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Recto VRsoInterview

The photogrammetric artistic universe of Commonolithic

Iron Pile represents a pile of metals captured and scanned in 3D using photogrammetry.

Crédits photos : Iron Pile / Commonolithic

Tom Watson, known under his artist name Commonolithic, puts photogrammetry at the heart of his artistic practices. As part of the Recto VRso festival, he exhibited Iron Pile, an artwork showcasing a metal mass inside a virtual environment. We interviewed him, to know more about his creation process and how he used sound to improve the immersion in virtual reality.

Can you introduce yourself? What is your artistic background?

My artistic name is Commonolithic. I studied sculpture in the United Kingdom, then I continued in Canada. For me, the digital transition happened in 2015. I made the switch to digital because I was interested in working with multiples. So I started to teach myself photogrammetry. I made a work entitled ‘Crush and Burn’ comprising scanned  sculptures made from giant toy blocks called “Mega Bloks”. I wanted to make different forms with these blocks, but I had a limited amount. So scanning became a way of working with the same material over and over again. Since then, my practice is still based on exploring photogrammetry as an artistic medium. And Iron Pile is no exception. That’s the largest thing I’ve scanned, actually.

Why did you choose digital art? What is it about virtual reality technology that appealed to you?

With all the 3D scans I had, I wondered: how do I exhibit? I started up with large format digital print first. Then I spent a year on a research creation project developing outcomes using photogrammetry displayed in room scale VR. I’m interested in creating material and spatial experiences in VR. I liked the level of fidelity you could get in virtual reality. At the same time, it doesn’t have to be hyperrealistic all the time. It’s a way of spatialising my scans to experience them in three dimensions. As a sculptor, that was what was missing for me in the scanning process. I see WebVR as a social extension of the spatialising of scans. Now I am able to create group experiences, opening up another world of possibilities.

Can you present your work “Iron Pile” in a few words? What does it consist of?

Iron Pile is an immersive experience of a material presence in WebVR. The immersant is confronted with a large pile of twisted metal, a collection of materials from a previous life ; a material in the process of being reclaimed from demolished old factories. The pile was pretty big: 20 foot-high and 100 foot-wide. So I tried to live up to that in a virtual reality experience. You can walk through it and in it, and so have a different relationship to it. 

The pile is not a shiny new thing, it has had a life and then it has been reduced to a raw material. As a sculptor, this is interesting to me. I think it’s difficult for some people to get around, because it looks like something that is broken and doesn’t function anymore, so there is no value. It brings us back to the material. The process of photogrammetry scanning is one of approximation. There is ambiguity in the end result. It goes as far as it can to recreate the physical existing thing.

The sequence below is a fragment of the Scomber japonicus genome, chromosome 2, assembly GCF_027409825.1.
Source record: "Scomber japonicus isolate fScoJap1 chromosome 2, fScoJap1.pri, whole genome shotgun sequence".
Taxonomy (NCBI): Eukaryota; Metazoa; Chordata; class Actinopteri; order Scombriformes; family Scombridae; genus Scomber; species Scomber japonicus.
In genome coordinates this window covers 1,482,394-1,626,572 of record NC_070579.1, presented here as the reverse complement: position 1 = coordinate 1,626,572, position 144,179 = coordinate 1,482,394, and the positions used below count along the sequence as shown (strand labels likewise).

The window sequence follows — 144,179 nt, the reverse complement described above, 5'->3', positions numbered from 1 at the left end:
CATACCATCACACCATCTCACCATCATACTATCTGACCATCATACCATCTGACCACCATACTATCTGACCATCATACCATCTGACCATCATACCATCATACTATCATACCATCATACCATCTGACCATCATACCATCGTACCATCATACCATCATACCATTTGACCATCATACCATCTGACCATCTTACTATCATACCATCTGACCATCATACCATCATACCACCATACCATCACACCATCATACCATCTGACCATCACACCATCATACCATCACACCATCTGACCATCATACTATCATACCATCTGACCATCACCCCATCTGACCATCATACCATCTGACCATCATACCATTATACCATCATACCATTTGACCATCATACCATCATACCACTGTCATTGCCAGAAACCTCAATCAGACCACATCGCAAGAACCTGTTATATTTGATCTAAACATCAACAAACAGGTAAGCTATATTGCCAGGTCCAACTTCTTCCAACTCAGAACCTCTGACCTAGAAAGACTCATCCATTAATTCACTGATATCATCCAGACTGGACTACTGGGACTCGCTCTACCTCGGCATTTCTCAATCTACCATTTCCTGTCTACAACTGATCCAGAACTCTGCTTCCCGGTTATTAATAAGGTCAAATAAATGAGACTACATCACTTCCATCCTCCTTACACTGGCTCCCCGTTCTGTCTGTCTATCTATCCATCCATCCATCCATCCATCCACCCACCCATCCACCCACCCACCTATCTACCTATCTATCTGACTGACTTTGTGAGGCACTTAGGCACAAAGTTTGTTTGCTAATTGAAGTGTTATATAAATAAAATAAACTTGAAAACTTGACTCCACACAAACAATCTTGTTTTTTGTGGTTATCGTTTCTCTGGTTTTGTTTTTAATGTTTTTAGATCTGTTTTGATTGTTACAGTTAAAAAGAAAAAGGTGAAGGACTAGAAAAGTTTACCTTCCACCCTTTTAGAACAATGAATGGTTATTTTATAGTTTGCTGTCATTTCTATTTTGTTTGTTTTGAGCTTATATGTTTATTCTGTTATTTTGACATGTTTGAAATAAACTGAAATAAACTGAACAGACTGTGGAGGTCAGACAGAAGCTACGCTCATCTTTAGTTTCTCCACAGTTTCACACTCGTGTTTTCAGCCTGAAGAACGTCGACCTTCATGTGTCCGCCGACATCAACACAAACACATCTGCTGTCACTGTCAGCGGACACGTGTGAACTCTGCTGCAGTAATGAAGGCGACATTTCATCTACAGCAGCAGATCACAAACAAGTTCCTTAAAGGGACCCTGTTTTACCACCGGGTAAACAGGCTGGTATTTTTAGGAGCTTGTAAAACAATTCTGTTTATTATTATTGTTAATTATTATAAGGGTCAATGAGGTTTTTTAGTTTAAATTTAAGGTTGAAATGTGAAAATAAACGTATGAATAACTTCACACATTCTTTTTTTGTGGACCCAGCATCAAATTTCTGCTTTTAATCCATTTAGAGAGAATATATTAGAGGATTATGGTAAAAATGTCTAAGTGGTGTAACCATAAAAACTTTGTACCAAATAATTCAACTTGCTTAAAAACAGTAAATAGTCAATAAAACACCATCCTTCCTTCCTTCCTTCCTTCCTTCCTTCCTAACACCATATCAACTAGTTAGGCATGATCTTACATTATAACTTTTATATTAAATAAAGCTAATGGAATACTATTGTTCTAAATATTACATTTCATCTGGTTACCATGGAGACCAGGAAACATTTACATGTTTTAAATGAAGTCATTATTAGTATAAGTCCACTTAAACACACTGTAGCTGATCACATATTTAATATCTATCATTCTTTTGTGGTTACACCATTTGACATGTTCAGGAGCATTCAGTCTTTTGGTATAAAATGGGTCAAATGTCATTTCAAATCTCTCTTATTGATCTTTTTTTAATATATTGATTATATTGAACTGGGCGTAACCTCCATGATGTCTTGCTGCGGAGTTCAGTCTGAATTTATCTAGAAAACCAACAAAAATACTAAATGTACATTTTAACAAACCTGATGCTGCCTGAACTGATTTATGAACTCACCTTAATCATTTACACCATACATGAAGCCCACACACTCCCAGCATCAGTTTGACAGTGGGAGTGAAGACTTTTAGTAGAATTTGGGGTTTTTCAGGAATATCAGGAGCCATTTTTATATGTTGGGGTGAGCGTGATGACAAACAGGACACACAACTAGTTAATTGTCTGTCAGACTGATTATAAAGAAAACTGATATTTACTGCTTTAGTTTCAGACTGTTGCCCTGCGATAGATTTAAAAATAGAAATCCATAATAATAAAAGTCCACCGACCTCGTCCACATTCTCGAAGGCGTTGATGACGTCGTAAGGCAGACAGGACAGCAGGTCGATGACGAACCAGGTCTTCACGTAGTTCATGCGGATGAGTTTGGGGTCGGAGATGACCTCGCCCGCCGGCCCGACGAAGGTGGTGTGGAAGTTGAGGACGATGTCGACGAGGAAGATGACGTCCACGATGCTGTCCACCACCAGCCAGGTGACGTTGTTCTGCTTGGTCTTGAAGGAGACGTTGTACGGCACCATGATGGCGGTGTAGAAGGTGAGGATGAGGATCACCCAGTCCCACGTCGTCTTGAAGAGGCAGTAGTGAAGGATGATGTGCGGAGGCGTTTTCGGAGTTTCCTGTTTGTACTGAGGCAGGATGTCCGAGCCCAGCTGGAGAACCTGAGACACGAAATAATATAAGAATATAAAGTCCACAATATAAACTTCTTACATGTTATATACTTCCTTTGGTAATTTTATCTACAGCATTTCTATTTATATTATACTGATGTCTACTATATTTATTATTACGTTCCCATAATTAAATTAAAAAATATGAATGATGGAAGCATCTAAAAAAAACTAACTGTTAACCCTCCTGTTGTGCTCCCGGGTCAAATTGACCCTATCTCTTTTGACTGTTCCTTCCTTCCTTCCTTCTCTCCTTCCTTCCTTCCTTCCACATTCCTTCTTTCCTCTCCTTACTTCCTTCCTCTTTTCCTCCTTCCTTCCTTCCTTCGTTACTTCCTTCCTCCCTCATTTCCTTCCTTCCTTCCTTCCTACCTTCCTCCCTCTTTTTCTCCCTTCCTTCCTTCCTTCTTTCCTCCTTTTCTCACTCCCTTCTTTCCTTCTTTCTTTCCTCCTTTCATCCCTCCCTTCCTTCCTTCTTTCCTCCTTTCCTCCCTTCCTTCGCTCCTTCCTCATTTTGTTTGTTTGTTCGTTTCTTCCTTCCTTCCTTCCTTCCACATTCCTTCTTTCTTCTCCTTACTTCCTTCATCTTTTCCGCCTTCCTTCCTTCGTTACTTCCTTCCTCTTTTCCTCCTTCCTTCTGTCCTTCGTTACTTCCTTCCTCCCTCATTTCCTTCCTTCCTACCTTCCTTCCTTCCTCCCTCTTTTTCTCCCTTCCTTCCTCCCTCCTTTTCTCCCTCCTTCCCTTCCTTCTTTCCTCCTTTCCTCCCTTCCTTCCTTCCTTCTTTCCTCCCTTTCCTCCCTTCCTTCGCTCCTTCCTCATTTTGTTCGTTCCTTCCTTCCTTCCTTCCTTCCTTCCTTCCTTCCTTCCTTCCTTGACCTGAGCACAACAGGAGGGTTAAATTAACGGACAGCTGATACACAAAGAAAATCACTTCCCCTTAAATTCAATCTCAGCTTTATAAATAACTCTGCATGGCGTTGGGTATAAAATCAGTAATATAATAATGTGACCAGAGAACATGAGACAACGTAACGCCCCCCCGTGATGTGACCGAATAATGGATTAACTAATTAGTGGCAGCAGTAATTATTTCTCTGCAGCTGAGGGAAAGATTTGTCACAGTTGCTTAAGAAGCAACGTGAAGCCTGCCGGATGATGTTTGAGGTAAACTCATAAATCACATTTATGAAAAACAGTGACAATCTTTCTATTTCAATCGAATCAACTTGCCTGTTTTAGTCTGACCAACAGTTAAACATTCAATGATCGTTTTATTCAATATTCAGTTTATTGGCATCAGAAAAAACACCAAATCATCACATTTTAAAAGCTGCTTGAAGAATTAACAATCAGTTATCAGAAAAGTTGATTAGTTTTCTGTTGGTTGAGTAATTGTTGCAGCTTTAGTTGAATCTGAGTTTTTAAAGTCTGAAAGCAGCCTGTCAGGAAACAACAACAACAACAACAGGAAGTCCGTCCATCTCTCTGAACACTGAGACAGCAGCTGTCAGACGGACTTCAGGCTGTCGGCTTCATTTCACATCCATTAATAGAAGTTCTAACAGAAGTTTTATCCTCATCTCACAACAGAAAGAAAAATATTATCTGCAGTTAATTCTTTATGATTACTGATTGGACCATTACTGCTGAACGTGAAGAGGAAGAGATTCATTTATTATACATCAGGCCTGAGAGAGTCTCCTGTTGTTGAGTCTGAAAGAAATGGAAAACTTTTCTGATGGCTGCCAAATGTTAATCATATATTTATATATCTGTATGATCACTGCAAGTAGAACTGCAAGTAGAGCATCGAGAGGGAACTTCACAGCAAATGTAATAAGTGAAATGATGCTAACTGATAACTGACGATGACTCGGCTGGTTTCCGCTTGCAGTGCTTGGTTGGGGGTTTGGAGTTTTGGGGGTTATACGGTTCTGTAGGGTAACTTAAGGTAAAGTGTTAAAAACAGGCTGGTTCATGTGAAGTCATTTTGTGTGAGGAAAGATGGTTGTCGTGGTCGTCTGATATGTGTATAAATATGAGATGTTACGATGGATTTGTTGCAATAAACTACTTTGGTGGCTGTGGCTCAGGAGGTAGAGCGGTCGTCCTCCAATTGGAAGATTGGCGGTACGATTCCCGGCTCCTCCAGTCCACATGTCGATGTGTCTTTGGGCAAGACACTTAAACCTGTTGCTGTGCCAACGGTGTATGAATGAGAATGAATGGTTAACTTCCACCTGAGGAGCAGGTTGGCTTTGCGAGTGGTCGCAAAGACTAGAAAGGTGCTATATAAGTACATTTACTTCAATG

Why did you opt for photogrammetry to create your artwork?

I’m interested in photogrammetry because it’s like a material process. You put these images in, you make a 3D model of the images, and it’s an approximation to the thing but it’s never exactly that. There is a level of interpretation by the software. I like this digital process which is similar to a material process. As a subject matter, the iron pile seems to fit with this process. There are other ways of modelling in 3D, but photogrammetry is completely different. There is a certain amount of acceptance you have to have as an artist, and going with what the process has produced in a digital sense. In terms of the immersion, I collaborated with a friend, FRKTL. She is incredible. She added sound elements which increased the sense of space and overall immersion. This was missing from what I’ve been doing so far.

Why did you choose to represent this pile of metals, which is not “artistic” nor “beautiful”, and in a very simple and empty environment like this one? We feel that there is a conceptual side behind all this.

As a sculptor, I think materiality is a large part of the art work. A lot of digital media, mainly image-based stuff, tries to overwhelm and saturate the viewer. I’m more focused on creating a spatialised environment to navigate, leaving room to explore. In Mozilla Hubs, there are things you can do to focus the attention on a few elements, like using fog to reduce the distance you see. Also, I think the pared back nature of the work allows the sound to fill the space. That’s why the soundscape is so important in this particular piece, not only for immersion. There is not an over abundance of visual stimulations – it’s the experience of a representation of a material. It plays with your perception and your expectations.